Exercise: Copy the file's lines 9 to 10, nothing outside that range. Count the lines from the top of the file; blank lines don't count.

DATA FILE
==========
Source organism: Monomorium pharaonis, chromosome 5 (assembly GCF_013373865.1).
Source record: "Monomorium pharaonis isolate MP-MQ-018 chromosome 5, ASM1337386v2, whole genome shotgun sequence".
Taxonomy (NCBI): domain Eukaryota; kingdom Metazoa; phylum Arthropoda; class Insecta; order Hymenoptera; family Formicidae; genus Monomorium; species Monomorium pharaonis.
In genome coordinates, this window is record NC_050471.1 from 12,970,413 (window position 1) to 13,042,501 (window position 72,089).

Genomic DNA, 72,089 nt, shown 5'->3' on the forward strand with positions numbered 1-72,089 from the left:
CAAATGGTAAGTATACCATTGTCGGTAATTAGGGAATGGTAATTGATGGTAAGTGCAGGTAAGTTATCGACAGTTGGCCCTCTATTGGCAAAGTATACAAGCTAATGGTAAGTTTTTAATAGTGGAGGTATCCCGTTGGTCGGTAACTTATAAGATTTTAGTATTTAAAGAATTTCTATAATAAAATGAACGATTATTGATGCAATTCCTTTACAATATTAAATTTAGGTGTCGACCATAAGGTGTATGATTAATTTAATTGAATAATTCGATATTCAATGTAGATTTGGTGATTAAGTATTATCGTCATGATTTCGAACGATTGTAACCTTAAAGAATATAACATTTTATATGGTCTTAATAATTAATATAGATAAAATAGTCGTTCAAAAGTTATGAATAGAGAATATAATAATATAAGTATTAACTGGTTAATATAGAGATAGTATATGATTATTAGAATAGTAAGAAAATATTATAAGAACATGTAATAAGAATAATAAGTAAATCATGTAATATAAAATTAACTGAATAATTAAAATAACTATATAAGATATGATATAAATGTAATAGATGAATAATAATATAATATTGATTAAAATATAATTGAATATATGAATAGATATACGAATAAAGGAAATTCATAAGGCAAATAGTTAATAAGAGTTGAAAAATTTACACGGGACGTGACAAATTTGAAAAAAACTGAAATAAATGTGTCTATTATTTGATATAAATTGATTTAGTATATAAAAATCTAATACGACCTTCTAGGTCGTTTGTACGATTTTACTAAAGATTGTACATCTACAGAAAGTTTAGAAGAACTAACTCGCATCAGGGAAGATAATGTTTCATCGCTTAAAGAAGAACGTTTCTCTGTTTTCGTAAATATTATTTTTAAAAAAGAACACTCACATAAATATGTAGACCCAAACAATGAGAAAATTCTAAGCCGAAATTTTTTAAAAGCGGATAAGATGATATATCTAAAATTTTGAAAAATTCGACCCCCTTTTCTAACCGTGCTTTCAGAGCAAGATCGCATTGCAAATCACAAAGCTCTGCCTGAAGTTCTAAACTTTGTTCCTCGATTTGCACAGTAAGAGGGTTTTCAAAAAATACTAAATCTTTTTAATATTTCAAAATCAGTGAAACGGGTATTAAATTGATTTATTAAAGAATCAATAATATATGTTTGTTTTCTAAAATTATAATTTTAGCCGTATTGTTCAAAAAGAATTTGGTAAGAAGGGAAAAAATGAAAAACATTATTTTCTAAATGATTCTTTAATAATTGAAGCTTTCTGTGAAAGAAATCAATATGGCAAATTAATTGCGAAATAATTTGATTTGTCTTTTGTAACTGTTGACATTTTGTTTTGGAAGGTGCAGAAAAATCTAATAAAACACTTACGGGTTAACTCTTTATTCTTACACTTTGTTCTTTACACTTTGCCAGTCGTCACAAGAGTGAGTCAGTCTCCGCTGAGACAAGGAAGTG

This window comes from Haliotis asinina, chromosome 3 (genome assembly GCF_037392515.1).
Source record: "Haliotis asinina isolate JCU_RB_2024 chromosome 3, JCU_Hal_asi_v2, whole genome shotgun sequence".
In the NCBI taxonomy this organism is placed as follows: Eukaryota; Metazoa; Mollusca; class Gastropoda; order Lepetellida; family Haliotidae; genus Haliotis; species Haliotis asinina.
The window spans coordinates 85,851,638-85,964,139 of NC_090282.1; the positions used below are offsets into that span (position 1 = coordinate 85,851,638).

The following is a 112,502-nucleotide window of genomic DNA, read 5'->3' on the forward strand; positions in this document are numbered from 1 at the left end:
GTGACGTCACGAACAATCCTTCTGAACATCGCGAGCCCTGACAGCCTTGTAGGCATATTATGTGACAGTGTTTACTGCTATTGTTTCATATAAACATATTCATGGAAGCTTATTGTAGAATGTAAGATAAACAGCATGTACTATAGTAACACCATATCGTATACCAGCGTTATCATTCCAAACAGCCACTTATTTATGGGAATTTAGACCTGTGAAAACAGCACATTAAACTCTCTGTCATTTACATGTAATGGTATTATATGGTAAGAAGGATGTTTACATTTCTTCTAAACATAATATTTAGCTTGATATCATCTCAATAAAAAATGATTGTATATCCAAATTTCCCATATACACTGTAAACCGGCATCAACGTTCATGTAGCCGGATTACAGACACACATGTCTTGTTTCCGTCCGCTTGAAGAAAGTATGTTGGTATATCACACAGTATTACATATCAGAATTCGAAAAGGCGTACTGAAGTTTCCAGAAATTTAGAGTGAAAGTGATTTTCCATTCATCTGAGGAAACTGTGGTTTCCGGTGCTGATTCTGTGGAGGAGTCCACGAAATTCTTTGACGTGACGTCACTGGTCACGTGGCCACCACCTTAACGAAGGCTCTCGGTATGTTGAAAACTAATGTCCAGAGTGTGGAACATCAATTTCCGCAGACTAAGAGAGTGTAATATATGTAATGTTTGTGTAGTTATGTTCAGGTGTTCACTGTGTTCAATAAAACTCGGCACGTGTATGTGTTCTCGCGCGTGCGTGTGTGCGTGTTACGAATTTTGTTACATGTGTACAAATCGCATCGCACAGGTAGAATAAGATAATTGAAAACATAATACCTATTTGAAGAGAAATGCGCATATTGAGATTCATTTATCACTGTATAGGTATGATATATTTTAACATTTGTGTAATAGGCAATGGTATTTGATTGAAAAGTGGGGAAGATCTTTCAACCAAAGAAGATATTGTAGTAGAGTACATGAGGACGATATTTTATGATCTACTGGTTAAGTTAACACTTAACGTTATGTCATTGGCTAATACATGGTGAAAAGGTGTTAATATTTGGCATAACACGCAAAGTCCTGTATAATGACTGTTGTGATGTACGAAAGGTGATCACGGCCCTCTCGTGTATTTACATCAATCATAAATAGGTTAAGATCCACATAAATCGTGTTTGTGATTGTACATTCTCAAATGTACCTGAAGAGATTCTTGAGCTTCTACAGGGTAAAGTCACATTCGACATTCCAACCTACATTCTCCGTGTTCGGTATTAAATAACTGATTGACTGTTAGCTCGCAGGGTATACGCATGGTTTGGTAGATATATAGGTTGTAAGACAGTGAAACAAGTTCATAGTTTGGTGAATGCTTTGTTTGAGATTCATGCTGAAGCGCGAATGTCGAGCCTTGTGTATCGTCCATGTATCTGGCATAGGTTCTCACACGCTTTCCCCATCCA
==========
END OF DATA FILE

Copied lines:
In the NCBI taxonomy this organism is placed as follows: Eukaryota; Metazoa; Mollusca; class Gastropoda; order Lepetellida; family Haliotidae; genus Haliotis; species Haliotis asinina.
The window spans coordinates 85,851,638-85,964,139 of NC_090282.1; the positions used below are offsets into that span (position 1 = coordinate 85,851,638).